Lunar interior

Lunar interior

Fig. 5.22 . A schematic cross section of the Moon shows its internal structure. The lunar crust is thinner on the near side that faces the Earth, and thicker on the far side. Fractures in the thin crust have allowed magma to reach the surface on the near side, where the lava-filled maria are concentrated. The Moon has an iron-rich core with a radius of about 20 percent of the Moon's average radius of 1,738 kilometers. A partially molten layer is believed to encircle the Moon’s core, out to depths of about 1,000 kilometers. The Moon's center of mass (CM) is offset by 2 kilometers from its center of figure, CF, so an equipotential surface, which experiences an equal gravitation force at all points, lies closer to the lunar surface on the hemisphere facing Earth. Therefore magmas originating at equipotential depths will have greater difficulty reaching the surface on the far side.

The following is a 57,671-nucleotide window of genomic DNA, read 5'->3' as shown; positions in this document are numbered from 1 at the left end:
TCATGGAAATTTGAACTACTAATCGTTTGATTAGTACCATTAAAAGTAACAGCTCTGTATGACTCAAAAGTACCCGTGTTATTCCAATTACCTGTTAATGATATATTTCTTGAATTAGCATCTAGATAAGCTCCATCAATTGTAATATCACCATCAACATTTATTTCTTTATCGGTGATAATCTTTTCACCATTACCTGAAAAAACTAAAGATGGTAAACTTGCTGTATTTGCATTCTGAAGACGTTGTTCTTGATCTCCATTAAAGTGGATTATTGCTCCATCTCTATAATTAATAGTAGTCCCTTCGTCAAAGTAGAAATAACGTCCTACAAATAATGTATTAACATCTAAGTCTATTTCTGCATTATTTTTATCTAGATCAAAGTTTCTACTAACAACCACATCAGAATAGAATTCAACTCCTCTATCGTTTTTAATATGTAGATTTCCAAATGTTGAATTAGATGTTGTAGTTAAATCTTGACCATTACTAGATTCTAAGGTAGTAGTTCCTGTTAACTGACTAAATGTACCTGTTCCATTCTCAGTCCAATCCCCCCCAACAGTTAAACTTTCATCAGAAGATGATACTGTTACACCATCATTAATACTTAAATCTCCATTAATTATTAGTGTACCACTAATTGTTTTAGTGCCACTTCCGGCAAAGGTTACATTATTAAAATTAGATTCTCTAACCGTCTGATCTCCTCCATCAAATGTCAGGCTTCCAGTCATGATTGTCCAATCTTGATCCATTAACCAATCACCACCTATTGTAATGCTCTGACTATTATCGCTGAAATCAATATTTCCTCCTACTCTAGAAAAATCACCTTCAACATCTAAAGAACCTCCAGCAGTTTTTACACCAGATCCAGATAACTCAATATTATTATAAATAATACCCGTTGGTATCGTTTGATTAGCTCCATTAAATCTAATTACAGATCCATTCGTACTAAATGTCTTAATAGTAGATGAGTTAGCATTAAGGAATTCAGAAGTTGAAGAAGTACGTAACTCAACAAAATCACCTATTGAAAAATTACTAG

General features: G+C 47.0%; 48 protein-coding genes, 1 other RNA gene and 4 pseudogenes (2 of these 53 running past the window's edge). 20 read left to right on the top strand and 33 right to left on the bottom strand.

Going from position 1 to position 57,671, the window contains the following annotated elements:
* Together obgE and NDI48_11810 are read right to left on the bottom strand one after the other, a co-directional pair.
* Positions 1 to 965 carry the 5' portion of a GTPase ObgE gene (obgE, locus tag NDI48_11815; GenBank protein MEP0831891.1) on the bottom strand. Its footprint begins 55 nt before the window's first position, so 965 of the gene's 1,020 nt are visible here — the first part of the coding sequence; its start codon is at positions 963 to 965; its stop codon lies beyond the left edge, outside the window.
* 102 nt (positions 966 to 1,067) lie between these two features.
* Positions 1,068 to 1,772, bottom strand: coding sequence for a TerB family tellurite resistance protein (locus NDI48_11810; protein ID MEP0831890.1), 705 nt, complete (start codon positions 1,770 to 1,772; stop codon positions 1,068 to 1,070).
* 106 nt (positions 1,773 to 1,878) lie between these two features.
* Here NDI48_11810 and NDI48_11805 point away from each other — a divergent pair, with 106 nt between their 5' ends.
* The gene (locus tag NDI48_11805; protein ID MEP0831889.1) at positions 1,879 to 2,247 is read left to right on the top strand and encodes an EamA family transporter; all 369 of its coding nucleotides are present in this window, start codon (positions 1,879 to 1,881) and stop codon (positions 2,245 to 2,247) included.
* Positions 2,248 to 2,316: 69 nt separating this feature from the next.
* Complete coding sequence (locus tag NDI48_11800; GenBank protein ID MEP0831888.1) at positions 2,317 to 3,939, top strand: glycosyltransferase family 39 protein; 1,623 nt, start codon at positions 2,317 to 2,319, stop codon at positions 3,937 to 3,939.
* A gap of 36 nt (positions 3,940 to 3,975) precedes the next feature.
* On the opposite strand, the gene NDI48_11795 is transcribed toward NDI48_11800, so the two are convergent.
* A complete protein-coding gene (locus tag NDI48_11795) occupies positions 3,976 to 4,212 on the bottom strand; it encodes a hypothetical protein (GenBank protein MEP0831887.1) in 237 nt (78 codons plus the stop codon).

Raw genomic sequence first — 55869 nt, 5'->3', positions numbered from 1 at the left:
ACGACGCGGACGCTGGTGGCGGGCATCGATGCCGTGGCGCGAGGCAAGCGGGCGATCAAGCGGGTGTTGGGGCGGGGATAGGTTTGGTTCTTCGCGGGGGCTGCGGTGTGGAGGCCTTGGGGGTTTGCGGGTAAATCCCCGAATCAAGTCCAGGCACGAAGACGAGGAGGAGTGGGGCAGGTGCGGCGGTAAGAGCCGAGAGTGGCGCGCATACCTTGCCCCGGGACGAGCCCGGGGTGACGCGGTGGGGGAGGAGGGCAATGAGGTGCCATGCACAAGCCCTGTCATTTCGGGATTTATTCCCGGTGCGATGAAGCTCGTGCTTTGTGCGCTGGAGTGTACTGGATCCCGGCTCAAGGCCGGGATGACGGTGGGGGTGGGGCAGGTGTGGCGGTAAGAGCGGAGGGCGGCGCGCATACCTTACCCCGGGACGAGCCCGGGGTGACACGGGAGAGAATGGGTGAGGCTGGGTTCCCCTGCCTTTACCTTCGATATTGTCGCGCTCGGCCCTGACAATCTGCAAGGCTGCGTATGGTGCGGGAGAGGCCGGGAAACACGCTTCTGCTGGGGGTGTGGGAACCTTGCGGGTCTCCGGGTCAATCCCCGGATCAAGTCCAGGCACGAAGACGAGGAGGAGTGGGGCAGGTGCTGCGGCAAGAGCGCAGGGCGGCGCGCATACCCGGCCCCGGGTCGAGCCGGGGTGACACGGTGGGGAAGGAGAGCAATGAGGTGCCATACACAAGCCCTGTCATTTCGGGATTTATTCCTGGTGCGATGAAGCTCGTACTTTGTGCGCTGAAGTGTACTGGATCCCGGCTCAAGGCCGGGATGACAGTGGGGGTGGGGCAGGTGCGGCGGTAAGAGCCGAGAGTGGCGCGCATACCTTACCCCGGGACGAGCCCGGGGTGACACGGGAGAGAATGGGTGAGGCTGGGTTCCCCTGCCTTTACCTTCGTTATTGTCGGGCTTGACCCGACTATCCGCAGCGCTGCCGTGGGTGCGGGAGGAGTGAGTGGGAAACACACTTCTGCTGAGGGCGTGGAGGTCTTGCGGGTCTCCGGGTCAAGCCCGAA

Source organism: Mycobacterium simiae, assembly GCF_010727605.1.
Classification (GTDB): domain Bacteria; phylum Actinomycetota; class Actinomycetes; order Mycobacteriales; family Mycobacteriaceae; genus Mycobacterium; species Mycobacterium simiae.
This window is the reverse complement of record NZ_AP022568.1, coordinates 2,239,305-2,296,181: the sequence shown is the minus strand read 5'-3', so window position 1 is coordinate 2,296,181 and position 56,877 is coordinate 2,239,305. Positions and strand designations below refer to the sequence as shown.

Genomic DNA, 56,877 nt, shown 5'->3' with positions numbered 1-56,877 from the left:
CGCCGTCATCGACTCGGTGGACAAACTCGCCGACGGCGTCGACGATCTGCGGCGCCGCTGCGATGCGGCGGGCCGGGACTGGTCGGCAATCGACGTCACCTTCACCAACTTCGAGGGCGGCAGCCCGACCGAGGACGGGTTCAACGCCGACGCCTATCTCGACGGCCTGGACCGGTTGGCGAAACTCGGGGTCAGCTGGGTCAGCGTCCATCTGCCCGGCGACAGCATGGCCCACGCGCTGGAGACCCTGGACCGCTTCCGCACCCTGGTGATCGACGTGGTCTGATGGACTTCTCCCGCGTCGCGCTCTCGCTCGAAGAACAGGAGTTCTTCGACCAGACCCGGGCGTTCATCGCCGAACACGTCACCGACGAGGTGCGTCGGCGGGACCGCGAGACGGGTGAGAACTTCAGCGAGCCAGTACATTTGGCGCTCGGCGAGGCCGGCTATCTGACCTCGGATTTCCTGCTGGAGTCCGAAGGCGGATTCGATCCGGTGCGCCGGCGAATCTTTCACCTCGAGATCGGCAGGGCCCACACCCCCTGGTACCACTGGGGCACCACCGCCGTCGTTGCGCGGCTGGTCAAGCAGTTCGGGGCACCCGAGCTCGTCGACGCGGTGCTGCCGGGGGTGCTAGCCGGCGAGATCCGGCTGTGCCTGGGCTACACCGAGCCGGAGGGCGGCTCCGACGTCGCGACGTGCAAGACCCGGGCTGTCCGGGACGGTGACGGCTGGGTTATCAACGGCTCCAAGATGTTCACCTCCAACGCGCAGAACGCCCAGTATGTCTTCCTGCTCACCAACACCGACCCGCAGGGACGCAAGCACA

Copyright 2010, Professor Kenneth R. Lang, Tufts University